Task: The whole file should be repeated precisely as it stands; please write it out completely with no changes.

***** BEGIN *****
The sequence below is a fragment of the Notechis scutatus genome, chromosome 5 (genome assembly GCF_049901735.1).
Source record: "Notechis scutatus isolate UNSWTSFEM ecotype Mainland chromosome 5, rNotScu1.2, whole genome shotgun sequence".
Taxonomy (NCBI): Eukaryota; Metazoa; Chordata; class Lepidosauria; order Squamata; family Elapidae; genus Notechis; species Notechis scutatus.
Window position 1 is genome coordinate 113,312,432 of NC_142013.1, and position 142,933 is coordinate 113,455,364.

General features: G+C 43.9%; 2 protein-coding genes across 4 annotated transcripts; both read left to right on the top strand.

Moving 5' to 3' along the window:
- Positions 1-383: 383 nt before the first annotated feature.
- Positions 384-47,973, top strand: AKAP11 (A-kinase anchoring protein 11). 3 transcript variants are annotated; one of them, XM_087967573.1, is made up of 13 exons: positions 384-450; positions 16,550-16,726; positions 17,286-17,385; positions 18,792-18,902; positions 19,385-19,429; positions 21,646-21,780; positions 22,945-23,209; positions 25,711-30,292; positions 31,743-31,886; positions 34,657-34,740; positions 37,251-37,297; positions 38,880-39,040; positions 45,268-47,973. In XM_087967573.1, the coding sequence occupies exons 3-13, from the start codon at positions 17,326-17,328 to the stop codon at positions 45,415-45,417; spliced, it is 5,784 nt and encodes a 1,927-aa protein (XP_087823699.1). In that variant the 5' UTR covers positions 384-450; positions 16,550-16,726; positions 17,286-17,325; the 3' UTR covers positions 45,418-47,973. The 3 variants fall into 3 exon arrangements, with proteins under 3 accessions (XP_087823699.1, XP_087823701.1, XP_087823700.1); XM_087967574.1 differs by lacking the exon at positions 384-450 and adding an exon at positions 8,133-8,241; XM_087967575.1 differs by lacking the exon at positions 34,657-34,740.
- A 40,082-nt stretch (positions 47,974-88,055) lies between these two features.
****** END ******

The sequence below is a fragment of the Notechis scutatus genome, chromosome 5 (genome assembly GCF_049901735.1).
Source record: "Notechis scutatus isolate UNSWTSFEM ecotype Mainland chromosome 5, rNotScu1.2, whole genome shotgun sequence".
Taxonomy (NCBI): Eukaryota; Metazoa; Chordata; class Lepidosauria; order Squamata; family Elapidae; genus Notechis; species Notechis scutatus.
Window position 1 is genome coordinate 113,312,432 of NC_142013.1, and position 142,933 is coordinate 113,455,364.

General features: G+C 43.9%; 2 protein-coding genes across 4 annotated transcripts; both read left to right on the top strand.

Moving 5' to 3' along the window:
- Positions 1-383: 383 nt before the first annotated feature.
- Positions 384-47,973, top strand: AKAP11 (A-kinase anchoring protein 11). 3 transcript variants are annotated; one of them, XM_087967573.1, is made up of 13 exons: positions 384-450; positions 16,550-16,726; positions 17,286-17,385; positions 18,792-18,902; positions 19,385-19,429; positions 21,646-21,780; positions 22,945-23,209; positions 25,711-30,292; positions 31,743-31,886; positions 34,657-34,740; positions 37,251-37,297; positions 38,880-39,040; positions 45,268-47,973. In XM_087967573.1, the coding sequence occupies exons 3-13, from the start codon at positions 17,326-17,328 to the stop codon at positions 45,415-45,417; spliced, it is 5,784 nt and encodes a 1,927-aa protein (XP_087823699.1). In that variant the 5' UTR covers positions 384-450; positions 16,550-16,726; positions 17,286-17,325; the 3' UTR covers positions 45,418-47,973. The 3 variants fall into 3 exon arrangements, with proteins under 3 accessions (XP_087823699.1, XP_087823701.1, XP_087823700.1); XM_087967574.1 differs by lacking the exon at positions 384-450 and adding an exon at positions 8,133-8,241; XM_087967575.1 differs by lacking the exon at positions 34,657-34,740.
- A 40,082-nt stretch (positions 47,974-88,055) lies between these two features.